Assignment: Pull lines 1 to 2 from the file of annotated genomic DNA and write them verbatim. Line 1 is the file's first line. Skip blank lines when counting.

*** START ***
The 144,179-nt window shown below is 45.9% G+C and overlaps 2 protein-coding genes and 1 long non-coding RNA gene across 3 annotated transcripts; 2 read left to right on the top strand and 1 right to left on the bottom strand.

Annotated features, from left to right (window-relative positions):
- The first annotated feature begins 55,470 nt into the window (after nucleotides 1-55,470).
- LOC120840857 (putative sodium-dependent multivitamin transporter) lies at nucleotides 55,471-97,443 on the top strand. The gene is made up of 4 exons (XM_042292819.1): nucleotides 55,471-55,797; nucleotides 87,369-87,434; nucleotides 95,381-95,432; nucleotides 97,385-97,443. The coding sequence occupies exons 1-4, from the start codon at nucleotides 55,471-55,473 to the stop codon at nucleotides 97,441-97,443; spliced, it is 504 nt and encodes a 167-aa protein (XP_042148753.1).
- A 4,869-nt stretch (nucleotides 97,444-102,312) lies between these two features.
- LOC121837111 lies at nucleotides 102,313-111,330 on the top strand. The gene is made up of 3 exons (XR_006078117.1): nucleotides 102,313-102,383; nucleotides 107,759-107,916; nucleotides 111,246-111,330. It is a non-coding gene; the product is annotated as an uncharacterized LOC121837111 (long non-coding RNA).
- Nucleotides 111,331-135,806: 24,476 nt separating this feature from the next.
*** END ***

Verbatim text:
The 144,179-nt window shown below is 45.9% G+C and overlaps 2 protein-coding genes and 1 long non-coding RNA gene across 3 annotated transcripts; 2 read left to right on the top strand and 1 right to left on the bottom strand.

Annotated features, from left to right (window-relative positions):